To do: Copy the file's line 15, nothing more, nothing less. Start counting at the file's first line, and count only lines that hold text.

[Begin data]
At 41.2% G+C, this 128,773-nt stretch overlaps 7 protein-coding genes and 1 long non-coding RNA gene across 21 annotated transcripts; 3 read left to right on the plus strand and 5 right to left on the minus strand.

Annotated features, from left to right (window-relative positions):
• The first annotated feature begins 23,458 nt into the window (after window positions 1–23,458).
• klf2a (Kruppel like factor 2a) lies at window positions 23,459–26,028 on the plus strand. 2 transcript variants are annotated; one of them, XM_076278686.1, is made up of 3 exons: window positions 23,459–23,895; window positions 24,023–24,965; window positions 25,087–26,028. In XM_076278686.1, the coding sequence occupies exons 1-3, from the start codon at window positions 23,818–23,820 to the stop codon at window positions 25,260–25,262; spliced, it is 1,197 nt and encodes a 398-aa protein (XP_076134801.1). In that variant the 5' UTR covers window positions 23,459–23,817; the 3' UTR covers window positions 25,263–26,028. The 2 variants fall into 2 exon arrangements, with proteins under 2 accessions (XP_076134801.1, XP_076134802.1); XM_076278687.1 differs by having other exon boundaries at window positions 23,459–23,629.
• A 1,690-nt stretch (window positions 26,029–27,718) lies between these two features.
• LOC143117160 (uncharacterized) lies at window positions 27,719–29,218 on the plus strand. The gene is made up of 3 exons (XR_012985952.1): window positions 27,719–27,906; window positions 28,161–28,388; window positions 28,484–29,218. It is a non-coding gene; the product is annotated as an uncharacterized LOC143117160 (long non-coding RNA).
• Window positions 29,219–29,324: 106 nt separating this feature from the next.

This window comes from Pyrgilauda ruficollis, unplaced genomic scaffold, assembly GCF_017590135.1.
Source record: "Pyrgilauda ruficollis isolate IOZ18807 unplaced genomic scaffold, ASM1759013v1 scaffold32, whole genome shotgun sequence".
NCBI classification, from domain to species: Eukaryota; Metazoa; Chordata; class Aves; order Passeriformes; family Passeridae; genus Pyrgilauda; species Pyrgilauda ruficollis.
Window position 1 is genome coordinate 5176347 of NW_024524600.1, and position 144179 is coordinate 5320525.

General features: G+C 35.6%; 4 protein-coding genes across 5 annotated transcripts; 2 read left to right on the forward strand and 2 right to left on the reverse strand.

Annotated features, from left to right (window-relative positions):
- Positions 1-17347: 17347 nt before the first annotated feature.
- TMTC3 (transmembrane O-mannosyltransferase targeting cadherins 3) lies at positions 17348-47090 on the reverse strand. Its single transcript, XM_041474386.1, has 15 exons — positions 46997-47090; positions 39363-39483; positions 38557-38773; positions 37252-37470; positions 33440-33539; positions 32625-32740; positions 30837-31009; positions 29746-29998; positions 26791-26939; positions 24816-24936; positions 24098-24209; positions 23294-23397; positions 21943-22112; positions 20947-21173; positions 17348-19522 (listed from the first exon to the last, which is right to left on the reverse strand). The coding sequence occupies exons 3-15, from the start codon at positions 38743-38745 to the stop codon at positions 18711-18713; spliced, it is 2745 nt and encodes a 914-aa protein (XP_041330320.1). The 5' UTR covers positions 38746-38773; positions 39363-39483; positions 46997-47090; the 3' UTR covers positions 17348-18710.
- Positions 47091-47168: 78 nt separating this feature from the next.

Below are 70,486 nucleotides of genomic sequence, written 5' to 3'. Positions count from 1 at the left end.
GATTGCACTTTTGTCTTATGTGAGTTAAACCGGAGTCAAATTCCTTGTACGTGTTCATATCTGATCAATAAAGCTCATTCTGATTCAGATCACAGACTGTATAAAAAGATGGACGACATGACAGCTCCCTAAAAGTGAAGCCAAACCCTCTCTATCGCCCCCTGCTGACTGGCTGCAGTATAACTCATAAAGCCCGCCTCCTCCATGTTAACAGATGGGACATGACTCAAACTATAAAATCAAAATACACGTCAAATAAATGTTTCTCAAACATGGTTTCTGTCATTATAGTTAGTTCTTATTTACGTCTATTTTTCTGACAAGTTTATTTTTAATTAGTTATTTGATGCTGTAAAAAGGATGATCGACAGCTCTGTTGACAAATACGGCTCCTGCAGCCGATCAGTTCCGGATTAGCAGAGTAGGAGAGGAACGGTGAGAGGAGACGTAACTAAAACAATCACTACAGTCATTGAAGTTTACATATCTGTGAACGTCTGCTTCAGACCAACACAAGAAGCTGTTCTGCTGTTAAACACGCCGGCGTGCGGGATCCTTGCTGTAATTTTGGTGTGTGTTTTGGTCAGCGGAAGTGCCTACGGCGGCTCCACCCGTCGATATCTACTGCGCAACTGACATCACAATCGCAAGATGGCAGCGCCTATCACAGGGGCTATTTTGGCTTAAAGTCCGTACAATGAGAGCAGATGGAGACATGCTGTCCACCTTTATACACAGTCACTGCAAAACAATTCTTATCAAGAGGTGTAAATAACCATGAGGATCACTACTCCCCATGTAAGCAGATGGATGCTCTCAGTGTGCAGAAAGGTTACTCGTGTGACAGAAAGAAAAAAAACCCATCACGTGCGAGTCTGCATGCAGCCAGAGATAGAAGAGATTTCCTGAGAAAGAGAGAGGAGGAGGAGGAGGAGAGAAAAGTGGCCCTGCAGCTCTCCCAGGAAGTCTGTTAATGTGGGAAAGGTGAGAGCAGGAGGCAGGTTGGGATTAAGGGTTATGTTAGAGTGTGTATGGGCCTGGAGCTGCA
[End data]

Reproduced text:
- TMTC3 (transmembrane O-mannosyltransferase targeting cadherins 3) lies at positions 17348-47090 on the reverse strand. Its single transcript, XM_041474386.1, has 15 exons — positions 46997-47090; positions 39363-39483; positions 38557-38773; positions 37252-37470; positions 33440-33539; positions 32625-32740; positions 30837-31009; positions 29746-29998; positions 26791-26939; positions 24816-24936; positions 24098-24209; positions 23294-23397; positions 21943-22112; positions 20947-21173; positions 17348-19522 (listed from the first exon to the last, which is right to left on the reverse strand). The coding sequence occupies exons 3-15, from the start codon at positions 38743-38745 to the stop codon at positions 18711-18713; spliced, it is 2745 nt and encodes a 914-aa protein (XP_041330320.1). The 5' UTR covers positions 38746-38773; positions 39363-39483; positions 46997-47090; the 3' UTR covers positions 17348-18710.